---" It doesn't matter whether your reader is holding a stone tablet or a parchment scroll or a bound book or an iPad -- YOUR goal is to make sure that whatever he's holding, he doesn't put it down."---Moira Allen
Today, it is my great pleasure to share a Sunday "sit-down" chat with Moira Allen. She has been gracious enough to provide her time and expertise for a great interview here, I'm sure you'll find interesting and informative...
This question actually stumped me a bit right from the start, because I have such a varied background that I didn't quite know where to begin. But I'm guessing you're most interested in "writing background," so I'll stick to that.
I was one of those kids in school who would say, "Oh, goodie!" when told we had an essay assignment. I've always loved to write. I suppose that's an offshoot of the fact that I've always loved to READ -- and when I wasn't reading stories from a book, I'd be creating them in my head.
I think I always felt certain that I would be "a writer" -- even when I wasn't fully aware of what that meant. A writer was the kind of person who created the books I devoured, so that was what I'd be. It came as something of a rude shock to discover that, after graduating from college, I had to do something ELSE to actually earn a living! Consequently I worked as a secretary for quite a few years. Ironically, that finally got me to my first writing job -- writing computer documentation at the National Institutes of Health. (It was neither exciting nor time-consuming, so I spent a good deal of my time drafting a novel -- which is probably still lurking somewhere in the computer archives of NIH!)
(Actually, brief aside, that was a kick, because in those days, to write on a computer, as opposed to a "word processor," you had to write "line by line." You literally had to put in a line number, then write a sentence, then put in another line number and write the next sentence. If you wanted to change something, you wrote a command to "change X to Y in 330" -- i.e., line 330.)
So. Fast forward to 1985, when I got my first editing job, at Dog Fancy magazine, which is where my writing career really started to get off the ground. I spent about two years there, and really got a chance to learn the editing trade -- and also to discover that I really enjoyed being an editor. After leaving Fancy Publications, I wrote my first book ("Coping with Sorrow on the Loss of Your Pet") and self-published it, back in the day when self-publishing wasn't quite as simple as it was today. In fact, second technological aside, it was only possible for me because the Mac computer had just come out and made it possible for one to design and do one's own typesetting right there on one's personal computer. Typesetting in those days cost something like $10 a page, so "self-publishing" was out of the reach of most mere mortals. I already knew how to do layouts from my editorial work, so being able to do my own typesetting made it possible to produce a book relatively inexpensively. BTW, that book is still in print (and still self-published).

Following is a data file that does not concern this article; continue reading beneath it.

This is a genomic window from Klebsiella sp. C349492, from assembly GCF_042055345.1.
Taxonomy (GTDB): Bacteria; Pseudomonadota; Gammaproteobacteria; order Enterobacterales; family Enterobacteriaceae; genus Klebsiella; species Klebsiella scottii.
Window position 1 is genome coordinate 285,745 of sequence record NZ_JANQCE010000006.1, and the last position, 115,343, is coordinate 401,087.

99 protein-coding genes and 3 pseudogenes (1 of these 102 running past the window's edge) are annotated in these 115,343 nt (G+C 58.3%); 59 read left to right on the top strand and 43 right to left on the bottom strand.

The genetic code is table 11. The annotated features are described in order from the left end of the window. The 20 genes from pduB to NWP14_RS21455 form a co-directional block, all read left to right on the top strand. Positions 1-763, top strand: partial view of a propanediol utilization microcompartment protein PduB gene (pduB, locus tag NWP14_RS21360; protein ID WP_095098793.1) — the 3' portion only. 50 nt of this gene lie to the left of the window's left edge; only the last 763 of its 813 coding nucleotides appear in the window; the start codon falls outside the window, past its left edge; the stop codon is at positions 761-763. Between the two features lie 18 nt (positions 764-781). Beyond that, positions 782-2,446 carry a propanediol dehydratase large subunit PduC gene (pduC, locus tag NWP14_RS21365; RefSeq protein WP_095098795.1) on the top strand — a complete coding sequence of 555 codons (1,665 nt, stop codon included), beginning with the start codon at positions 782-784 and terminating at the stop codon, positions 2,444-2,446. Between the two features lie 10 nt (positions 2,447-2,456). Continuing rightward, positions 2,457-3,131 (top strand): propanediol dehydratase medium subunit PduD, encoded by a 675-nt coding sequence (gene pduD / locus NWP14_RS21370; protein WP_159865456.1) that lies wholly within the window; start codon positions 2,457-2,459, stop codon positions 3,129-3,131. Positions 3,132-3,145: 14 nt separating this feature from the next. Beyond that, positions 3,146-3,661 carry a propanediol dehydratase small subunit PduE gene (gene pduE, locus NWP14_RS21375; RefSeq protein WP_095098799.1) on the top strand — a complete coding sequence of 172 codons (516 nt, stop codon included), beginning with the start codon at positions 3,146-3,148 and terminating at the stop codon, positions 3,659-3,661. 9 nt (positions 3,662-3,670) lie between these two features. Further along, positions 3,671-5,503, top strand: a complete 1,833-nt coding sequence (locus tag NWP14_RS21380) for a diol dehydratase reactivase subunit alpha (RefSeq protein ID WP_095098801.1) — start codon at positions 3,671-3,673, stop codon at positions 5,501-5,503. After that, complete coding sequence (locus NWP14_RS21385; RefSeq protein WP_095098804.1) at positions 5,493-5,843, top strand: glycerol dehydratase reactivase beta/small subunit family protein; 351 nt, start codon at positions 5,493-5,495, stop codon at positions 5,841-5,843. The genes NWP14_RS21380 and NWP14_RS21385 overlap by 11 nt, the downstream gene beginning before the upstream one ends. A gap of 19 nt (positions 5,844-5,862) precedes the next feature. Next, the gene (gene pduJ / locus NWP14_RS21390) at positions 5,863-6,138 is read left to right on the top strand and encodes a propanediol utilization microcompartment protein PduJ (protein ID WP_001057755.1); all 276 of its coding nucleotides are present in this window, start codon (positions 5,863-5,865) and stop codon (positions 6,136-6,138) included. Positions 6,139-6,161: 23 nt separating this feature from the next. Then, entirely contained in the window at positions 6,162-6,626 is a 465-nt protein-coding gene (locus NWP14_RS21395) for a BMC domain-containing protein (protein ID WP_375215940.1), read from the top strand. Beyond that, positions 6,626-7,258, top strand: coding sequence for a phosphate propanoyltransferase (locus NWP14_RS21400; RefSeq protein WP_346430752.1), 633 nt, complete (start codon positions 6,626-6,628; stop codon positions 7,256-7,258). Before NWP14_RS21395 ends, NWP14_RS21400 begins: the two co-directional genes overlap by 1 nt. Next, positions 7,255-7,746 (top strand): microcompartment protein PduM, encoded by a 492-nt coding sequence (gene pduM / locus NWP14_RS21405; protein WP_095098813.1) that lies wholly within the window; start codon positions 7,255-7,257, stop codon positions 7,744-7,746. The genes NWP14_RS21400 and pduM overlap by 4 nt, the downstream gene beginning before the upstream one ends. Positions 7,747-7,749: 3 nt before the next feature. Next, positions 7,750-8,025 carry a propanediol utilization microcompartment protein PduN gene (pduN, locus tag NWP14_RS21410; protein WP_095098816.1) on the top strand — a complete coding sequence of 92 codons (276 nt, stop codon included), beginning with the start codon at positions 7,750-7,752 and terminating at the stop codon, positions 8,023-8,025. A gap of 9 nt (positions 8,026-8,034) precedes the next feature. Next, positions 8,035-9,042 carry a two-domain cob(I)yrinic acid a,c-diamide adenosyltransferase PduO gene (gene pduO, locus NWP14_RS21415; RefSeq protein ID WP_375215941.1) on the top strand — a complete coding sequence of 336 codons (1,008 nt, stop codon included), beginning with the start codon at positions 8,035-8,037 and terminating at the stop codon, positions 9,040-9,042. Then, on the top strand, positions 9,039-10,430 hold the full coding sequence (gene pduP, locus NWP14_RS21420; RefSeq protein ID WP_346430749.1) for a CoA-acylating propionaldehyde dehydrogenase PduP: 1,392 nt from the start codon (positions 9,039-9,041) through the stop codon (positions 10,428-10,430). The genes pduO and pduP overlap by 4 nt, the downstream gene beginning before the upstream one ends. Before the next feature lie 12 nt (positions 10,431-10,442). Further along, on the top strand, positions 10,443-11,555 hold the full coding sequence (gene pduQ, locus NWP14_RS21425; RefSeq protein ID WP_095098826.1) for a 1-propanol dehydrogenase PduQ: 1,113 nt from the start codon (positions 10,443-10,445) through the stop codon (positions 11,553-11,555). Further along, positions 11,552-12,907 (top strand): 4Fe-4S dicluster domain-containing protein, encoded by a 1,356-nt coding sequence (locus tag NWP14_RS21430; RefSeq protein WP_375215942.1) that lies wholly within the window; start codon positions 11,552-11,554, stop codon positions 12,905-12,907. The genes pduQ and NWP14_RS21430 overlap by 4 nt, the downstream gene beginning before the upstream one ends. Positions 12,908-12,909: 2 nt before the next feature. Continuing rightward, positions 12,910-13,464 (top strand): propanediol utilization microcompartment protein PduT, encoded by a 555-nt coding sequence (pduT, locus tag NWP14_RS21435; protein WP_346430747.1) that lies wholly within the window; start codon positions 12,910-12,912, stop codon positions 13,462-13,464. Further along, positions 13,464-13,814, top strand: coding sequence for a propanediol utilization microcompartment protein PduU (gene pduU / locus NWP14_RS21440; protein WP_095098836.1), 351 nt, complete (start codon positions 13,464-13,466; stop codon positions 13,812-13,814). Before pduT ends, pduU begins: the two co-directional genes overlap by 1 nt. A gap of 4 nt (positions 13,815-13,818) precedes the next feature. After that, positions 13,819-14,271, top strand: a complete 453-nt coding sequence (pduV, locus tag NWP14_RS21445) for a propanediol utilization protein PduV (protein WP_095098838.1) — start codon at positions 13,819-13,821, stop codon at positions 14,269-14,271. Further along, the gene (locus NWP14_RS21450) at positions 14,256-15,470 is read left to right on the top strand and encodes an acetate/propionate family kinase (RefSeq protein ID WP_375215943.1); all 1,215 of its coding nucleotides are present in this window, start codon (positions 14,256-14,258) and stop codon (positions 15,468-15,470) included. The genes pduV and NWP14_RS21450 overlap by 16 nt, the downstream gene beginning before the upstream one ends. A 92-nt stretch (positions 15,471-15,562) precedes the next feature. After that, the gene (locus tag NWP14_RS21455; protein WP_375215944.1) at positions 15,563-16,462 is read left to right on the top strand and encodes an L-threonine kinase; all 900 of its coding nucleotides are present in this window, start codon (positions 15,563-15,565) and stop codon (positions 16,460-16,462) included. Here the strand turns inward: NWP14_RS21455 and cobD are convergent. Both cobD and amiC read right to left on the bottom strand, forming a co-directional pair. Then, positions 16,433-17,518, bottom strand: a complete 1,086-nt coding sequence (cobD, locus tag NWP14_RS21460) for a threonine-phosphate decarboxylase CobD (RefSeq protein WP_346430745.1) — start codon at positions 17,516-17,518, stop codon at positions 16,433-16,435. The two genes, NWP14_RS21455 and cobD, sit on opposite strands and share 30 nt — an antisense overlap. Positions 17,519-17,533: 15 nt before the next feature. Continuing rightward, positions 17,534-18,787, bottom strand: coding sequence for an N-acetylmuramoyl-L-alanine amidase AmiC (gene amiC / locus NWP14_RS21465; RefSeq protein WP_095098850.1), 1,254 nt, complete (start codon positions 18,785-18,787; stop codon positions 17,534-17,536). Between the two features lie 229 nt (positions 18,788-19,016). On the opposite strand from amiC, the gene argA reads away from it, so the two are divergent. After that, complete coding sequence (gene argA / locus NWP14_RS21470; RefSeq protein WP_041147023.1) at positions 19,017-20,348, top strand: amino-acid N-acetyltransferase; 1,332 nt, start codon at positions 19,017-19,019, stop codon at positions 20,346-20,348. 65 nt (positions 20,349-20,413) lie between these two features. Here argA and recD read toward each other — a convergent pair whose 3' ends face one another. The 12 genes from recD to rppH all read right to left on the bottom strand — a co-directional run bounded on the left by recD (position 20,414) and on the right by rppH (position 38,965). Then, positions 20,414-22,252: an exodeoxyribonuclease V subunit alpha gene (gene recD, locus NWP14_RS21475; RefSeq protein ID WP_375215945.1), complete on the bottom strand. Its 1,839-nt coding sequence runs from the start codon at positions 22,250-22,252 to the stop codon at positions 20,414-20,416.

I didn't actually become a serious freelancer until 1996. I "dabbled," and worked on another novel (still in the sock drawer), but wasn't really putting myself out there. How that came about was... My husband had started talking to someone who was trying to get him involved in Amway. (Actually by this time I think it had another name, but that was the base company.) The selling point of all this was that one is only so many months away from being flat broke if one loses one's job, and this would offer so much security, yadda yadda... And I started thinking, OK, if you're worried about needing an extra income, I'd rather start bringing it in by doing something meaningful than by convincing people to buy soap! So I started freelancing, and started doing pretty well at it.
Shortly thereafter I hooked up with Debbie Ridpath Ohi and the Inkspot website. Thanks to Debbie, I became something of the writer's technology guru, investigating the possibilities of this new "Internet" thing. (Technology aside there was, I gave a seminar at a writers' conference in, I think, 1997, on "writers and the Internet" -- and it got bogged down on such topics as "why you need to start out by actually getting a computer...") Eventually I became an editor on Inkspot, editing the "Inklings" newsletter and a new publication we set up called "Global Writers' Ink" (which only lasted about a year). I stayed with Inkspot for several years, freelancing for other magazines like Cats, Entrepreneur, The Writer, etc. as well. And that led to... your next question...
What was the inspiration behind starting Writing-World 12 years ago?
That gets into the old history of "what happened to Inkspot." This was the day of the dot-coms, with companies trying to buy up anything that looked like an Internet business. So Inkspot got purchased by Xlibris. (That's right, THE Xlibris. Go to the Dark Side, Luke...) What Xlibris actually meant to accomplish by this, we never did figure out, and I'm not sure they knew. I think somehow they were hoping to leverage Inkspot's huge community (one thing Inkspot did that I've never done was to have lots of forums and other interactive community sections). But Xlibris was bleeding money. By the end of 2000, we knew that some serious changes were going to be made, and assumed that meant a bunch of us were going to get fired, so I started wondering what to do next.